Discussion in 'General Taekwondo Discussions' started by michael mckenna, Aug 22, 2013.
what are the differences and similaritys between techniques and theory ?
I believe this can go on forever like the debate on if the "facts" in the bible ever occurred. With no attempt to sound negative, only honest and factual. but history, as the derivation of the word (his story) says, is padded with misleading or downright false information so as to give something credibility. Very few arts can be traced back more than 100 years. Kenjutsu and wushu (kung fu to the ones who wish to use the incorrect word) can be traced, somewhat accurately, more than 500 years. Of course, how much of the ancient Zhaolin wushu still survives is anyone's guess since China is known to "exaggerate" their history.
I read the alleged histories, but the here and now of what is taught, I feel, is much more important than something way, way back. I am curious to see if anyone offers insights not crossing my mind.
I agree as I really doubt that there are that many People outside Korea that have had enough indepth training in Taek Kyon and Taekwondo to really comment on this. Taek Kyon have in later years come out of Korea and I think there is a couple of small Schools in North America and I know there is on in Europe but for the most part Taek Kyon is confined to Korea. It is a shame really because it is great fun to Train and highly interesting for People interested in Taekwondo history.
I have only had Limited training in it my self during my stays in Korea and from the Traditional Taekwondo Union summercamps so I will not even try to give an answer. There are videos on youtube that might give you an idea, but then again video is a bad format to learn martial arts from. I will say this though, no matter which Method you choose (Taek Kyon or Taekwondo) a good practisioner will kick frightfully fast and powefull...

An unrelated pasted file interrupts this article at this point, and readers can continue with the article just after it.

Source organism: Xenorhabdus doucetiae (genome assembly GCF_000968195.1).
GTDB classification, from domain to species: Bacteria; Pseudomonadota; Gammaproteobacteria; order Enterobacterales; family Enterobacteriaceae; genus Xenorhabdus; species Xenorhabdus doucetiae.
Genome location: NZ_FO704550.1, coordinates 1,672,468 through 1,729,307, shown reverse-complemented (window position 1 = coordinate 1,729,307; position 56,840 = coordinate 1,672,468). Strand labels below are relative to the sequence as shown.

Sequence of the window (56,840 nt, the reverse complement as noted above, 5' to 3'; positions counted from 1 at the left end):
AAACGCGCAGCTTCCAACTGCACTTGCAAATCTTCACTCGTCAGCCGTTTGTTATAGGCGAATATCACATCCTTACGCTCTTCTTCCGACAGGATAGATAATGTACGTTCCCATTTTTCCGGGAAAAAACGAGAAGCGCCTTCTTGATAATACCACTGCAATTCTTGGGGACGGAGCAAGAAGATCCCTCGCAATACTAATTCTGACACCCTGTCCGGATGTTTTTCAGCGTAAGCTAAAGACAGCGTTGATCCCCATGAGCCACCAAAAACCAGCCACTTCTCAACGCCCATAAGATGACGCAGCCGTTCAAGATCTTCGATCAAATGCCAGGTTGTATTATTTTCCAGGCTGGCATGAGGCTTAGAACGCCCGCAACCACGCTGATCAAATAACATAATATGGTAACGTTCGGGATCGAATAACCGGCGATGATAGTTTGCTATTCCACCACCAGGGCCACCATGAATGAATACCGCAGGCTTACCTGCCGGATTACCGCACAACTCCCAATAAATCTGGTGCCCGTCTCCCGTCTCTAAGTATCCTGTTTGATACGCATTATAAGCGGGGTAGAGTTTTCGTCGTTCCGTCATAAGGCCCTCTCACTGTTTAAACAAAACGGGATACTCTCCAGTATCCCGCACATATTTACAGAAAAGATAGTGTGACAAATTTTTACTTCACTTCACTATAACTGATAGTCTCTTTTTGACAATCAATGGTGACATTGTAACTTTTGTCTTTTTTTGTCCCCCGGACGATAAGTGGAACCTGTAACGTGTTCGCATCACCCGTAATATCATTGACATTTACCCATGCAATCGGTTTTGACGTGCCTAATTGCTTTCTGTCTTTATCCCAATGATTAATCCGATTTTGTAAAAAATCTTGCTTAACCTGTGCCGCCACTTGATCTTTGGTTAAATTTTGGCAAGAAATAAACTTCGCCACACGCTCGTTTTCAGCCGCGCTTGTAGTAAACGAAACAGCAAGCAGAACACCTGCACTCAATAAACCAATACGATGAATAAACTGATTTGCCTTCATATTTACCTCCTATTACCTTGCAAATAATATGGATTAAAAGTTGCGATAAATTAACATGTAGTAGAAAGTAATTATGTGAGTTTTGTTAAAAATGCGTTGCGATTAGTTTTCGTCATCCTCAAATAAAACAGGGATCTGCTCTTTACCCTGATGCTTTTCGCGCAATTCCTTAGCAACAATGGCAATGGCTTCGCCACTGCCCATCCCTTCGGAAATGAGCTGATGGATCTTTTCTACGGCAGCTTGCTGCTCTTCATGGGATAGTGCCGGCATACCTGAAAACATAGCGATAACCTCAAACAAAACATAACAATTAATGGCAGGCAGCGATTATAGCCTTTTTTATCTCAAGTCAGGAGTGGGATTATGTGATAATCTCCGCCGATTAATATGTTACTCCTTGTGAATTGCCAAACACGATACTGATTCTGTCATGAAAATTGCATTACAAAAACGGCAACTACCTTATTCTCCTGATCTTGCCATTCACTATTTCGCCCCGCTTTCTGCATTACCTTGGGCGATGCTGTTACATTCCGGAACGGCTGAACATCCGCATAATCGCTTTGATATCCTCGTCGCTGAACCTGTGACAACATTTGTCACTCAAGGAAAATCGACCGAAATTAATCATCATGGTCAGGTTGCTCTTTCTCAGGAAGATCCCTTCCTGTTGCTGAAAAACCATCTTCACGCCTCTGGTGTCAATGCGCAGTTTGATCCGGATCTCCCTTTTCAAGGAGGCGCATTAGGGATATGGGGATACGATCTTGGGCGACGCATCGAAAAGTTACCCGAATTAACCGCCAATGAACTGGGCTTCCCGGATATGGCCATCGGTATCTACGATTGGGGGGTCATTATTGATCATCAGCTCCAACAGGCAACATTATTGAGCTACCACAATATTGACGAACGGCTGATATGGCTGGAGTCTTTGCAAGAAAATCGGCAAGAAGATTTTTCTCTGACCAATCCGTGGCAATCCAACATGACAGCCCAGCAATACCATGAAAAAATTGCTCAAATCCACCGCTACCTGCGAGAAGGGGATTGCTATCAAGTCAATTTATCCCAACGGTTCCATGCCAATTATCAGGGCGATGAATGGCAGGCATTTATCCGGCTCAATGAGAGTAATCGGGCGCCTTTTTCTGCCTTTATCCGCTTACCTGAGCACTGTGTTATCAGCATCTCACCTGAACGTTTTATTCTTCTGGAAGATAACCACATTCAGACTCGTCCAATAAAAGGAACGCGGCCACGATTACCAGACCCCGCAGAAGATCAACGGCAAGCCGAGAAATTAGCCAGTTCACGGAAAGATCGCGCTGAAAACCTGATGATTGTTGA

Is there anyone on this forum that has had indepth training in Taek Kyon?
There are very few people qualified to answer this question with authority, but here's what I believe to to be true.
Taekkyon was around for a long time before the japanese occupation of Korea, but may have all but died out prior to the occupation. It seems a single source survived and resurrected the art and it has enjoyed some popularity in Korea in its modern form. Very few westerners are ranked or qualified to teach it.
The late Grandmaster Al Cole of Cleveland Ohio became one of the first westerners to gain rank in the art, and began to teach it out of his Dojang in the US along with other Korean Martial Arts, and organised courses with Korean instructors to train the first pioneers of Taekkyon in the US. Unfortunately GM Cole passed away in February, a sad loss to the Taekwondo community and the world. He was a great mentor to many, myself included. He definitely could have answered your question.
I know GM Cole's advertisements specifically looked for people with TKD experience to learn Taekkyon, because many of the techniques are similar.
More information on Taekkyon here: